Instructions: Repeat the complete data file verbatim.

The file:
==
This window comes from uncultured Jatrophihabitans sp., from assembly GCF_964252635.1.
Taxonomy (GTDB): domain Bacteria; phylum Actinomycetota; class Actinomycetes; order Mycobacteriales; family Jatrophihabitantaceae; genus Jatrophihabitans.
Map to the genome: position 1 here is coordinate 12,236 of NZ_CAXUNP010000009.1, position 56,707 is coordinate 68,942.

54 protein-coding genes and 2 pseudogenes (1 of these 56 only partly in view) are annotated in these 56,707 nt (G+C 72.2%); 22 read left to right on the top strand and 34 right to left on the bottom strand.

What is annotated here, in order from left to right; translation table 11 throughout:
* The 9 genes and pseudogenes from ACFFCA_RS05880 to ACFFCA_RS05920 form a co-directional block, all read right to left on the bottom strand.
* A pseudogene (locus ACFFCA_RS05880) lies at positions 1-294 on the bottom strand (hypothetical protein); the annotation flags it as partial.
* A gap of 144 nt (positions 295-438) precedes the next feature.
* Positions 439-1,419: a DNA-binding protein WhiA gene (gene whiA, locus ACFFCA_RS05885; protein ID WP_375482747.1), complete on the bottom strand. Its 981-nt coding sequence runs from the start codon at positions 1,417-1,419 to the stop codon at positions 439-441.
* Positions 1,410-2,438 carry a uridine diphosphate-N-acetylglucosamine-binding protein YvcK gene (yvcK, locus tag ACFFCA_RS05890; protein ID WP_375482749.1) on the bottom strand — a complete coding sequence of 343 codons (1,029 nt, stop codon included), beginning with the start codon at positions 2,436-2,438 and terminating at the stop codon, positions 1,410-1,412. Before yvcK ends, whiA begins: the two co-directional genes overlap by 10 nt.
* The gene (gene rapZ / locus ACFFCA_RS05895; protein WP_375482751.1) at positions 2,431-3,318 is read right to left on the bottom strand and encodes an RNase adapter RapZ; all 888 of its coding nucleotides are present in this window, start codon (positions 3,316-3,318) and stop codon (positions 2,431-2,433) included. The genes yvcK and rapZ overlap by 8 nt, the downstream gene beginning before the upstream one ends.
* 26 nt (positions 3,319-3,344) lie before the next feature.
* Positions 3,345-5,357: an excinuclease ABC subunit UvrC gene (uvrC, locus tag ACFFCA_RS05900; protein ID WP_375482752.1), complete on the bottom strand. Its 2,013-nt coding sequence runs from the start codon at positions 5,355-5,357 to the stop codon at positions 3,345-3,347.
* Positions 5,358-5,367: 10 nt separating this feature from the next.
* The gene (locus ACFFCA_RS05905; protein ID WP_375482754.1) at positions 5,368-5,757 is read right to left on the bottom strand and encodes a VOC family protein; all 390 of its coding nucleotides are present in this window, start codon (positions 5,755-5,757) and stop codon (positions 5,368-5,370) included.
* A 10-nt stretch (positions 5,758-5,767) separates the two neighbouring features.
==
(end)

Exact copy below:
This window comes from uncultured Jatrophihabitans sp., from assembly GCF_964252635.1.
Taxonomy (GTDB): domain Bacteria; phylum Actinomycetota; class Actinomycetes; order Mycobacteriales; family Jatrophihabitantaceae; genus Jatrophihabitans.
Map to the genome: position 1 here is coordinate 12,236 of NZ_CAXUNP010000009.1, position 56,707 is coordinate 68,942.

54 protein-coding genes and 2 pseudogenes (1 of these 56 only partly in view) are annotated in these 56,707 nt (G+C 72.2%); 22 read left to right on the top strand and 34 right to left on the bottom strand.

What is annotated here, in order from left to right; translation table 11 throughout:
* The 9 genes and pseudogenes from ACFFCA_RS05880 to ACFFCA_RS05920 form a co-directional block, all read right to left on the bottom strand.
* A pseudogene (locus ACFFCA_RS05880) lies at positions 1-294 on the bottom strand (hypothetical protein); the annotation flags it as partial.
* A gap of 144 nt (positions 295-438) precedes the next feature.
* Positions 439-1,419: a DNA-binding protein WhiA gene (gene whiA, locus ACFFCA_RS05885; protein ID WP_375482747.1), complete on the bottom strand. Its 981-nt coding sequence runs from the start codon at positions 1,417-1,419 to the stop codon at positions 439-441.
* Positions 1,410-2,438 carry a uridine diphosphate-N-acetylglucosamine-binding protein YvcK gene (yvcK, locus tag ACFFCA_RS05890; protein ID WP_375482749.1) on the bottom strand — a complete coding sequence of 343 codons (1,029 nt, stop codon included), beginning with the start codon at positions 2,436-2,438 and terminating at the stop codon, positions 1,410-1,412. Before yvcK ends, whiA begins: the two co-directional genes overlap by 10 nt.
* The gene (gene rapZ / locus ACFFCA_RS05895; protein WP_375482751.1) at positions 2,431-3,318 is read right to left on the bottom strand and encodes an RNase adapter RapZ; all 888 of its coding nucleotides are present in this window, start codon (positions 3,316-3,318) and stop codon (positions 2,431-2,433) included. The genes yvcK and rapZ overlap by 8 nt, the downstream gene beginning before the upstream one ends.
* 26 nt (positions 3,319-3,344) lie before the next feature.
* Positions 3,345-5,357: an excinuclease ABC subunit UvrC gene (uvrC, locus tag ACFFCA_RS05900; protein ID WP_375482752.1), complete on the bottom strand. Its 2,013-nt coding sequence runs from the start codon at positions 5,355-5,357 to the stop codon at positions 3,345-3,347.
* Positions 5,358-5,367: 10 nt separating this feature from the next.
* The gene (locus ACFFCA_RS05905; protein ID WP_375482754.1) at positions 5,368-5,757 is read right to left on the bottom strand and encodes a VOC family protein; all 390 of its coding nucleotides are present in this window, start codon (positions 5,755-5,757) and stop codon (positions 5,368-5,370) included.
* A 10-nt stretch (positions 5,758-5,767) separates the two neighbouring features.